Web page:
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Calvinism

May 14, 2010

Calvinism

Can Calvinism help address the pressing issues facing the Christian community in the 21st century? It’s not surprising that educational leaders at Dordt College answer “yes” to that question, even though their emphases might be different.

Calvinism offers a big, coherent worldview that helps people take account of the issues of the day,” says Dr. Hubert Krygsman, Associate Provost for Academic Affairs. It does so by emphasizing God’s sovereignty and grace as well as his care for the entire created world. If God cares so much for this world, so should we, according to Calvinists. We serve God, in part, by caring for and about people, institutions, other creatures, the land, and everything else in this world that he made. Such a view requires us to do more than simply live piously, and it puts faithful living into the bigger context of living and working in and for Christ’s kingdom.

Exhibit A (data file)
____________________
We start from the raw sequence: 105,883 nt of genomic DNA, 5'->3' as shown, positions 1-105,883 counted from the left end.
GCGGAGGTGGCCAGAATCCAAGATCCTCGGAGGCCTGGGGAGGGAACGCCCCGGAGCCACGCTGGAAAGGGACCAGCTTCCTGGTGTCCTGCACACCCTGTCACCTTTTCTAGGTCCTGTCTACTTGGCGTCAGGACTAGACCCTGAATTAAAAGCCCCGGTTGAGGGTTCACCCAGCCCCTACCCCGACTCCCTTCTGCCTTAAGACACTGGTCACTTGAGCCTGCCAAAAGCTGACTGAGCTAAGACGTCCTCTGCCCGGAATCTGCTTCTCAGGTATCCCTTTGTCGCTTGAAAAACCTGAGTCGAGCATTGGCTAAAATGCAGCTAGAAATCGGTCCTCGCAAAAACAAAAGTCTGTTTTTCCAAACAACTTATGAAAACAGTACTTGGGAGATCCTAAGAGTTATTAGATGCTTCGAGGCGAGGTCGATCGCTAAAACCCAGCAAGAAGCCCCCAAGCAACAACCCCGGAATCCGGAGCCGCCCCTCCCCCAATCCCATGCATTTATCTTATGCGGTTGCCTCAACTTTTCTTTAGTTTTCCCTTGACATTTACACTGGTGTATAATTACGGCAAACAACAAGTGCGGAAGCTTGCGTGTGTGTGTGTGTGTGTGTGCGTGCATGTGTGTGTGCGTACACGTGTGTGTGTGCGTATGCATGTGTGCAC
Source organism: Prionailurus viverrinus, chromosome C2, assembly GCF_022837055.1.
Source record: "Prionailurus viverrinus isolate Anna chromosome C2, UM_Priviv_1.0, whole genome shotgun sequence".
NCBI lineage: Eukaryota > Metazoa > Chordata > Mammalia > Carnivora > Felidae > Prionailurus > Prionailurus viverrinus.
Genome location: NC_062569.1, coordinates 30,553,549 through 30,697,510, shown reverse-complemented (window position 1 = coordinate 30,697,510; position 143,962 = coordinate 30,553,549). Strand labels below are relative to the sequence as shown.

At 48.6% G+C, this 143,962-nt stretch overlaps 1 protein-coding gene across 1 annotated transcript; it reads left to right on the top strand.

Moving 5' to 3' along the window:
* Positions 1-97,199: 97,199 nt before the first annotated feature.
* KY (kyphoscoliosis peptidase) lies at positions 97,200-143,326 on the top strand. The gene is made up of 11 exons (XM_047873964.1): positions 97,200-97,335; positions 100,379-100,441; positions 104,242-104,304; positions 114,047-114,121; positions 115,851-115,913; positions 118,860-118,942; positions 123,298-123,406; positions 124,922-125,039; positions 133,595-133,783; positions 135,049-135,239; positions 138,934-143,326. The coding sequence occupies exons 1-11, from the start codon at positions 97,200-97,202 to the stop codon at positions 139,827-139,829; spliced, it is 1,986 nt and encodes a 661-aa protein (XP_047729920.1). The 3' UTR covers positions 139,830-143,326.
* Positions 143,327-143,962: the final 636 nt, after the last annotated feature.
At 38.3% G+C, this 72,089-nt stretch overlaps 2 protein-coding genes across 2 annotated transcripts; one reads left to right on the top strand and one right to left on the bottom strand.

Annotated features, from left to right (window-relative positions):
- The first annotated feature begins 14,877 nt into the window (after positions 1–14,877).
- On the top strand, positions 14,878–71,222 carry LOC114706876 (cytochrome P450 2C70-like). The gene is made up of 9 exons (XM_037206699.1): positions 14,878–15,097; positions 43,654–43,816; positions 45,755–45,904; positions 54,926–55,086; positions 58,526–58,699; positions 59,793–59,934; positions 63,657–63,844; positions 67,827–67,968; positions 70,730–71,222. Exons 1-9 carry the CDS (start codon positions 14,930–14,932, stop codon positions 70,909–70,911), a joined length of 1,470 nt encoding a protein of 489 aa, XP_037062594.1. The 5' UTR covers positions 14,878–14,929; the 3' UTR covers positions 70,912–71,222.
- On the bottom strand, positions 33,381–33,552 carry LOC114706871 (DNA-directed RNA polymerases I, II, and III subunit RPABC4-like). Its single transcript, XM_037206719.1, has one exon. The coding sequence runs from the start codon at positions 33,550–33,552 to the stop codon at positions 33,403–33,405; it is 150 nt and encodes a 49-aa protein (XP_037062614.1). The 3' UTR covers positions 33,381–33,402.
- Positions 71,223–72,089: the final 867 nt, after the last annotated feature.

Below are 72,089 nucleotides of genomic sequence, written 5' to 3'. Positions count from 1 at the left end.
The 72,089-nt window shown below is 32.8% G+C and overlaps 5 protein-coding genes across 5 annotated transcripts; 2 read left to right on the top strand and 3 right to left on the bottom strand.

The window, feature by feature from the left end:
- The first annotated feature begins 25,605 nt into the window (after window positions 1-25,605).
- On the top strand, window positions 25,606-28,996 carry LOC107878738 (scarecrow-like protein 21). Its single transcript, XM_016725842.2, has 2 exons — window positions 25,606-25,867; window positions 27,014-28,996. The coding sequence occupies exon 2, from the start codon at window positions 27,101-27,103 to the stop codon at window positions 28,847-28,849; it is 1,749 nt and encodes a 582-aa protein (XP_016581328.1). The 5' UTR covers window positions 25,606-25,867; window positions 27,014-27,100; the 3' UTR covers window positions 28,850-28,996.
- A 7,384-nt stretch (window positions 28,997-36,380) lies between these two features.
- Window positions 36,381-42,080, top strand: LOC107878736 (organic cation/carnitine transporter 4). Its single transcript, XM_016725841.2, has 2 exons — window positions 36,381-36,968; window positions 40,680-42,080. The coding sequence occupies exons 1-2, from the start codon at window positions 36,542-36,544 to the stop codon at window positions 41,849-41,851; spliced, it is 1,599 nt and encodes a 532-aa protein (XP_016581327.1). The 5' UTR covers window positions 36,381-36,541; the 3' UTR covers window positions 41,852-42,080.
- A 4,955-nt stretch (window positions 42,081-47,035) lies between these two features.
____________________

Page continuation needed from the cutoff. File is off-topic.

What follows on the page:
Calvinism has gotten a bad reputation from many people throughout the past couple of centuries. For many, Jonathan Edwards’ “Sinners in the Hands of an Angry God” has become a caricature of what Calvinism is. But Jonathan Edwards really embodied a warm spirituality, says Dordt College President Carl Zylstra. In his convocation address last fall, Zylstra said that Calvinism offers a forward-looking and optimistic perspective on life. Because of this growing awareness, Zylstra sees a new appreciation for Calvinism today.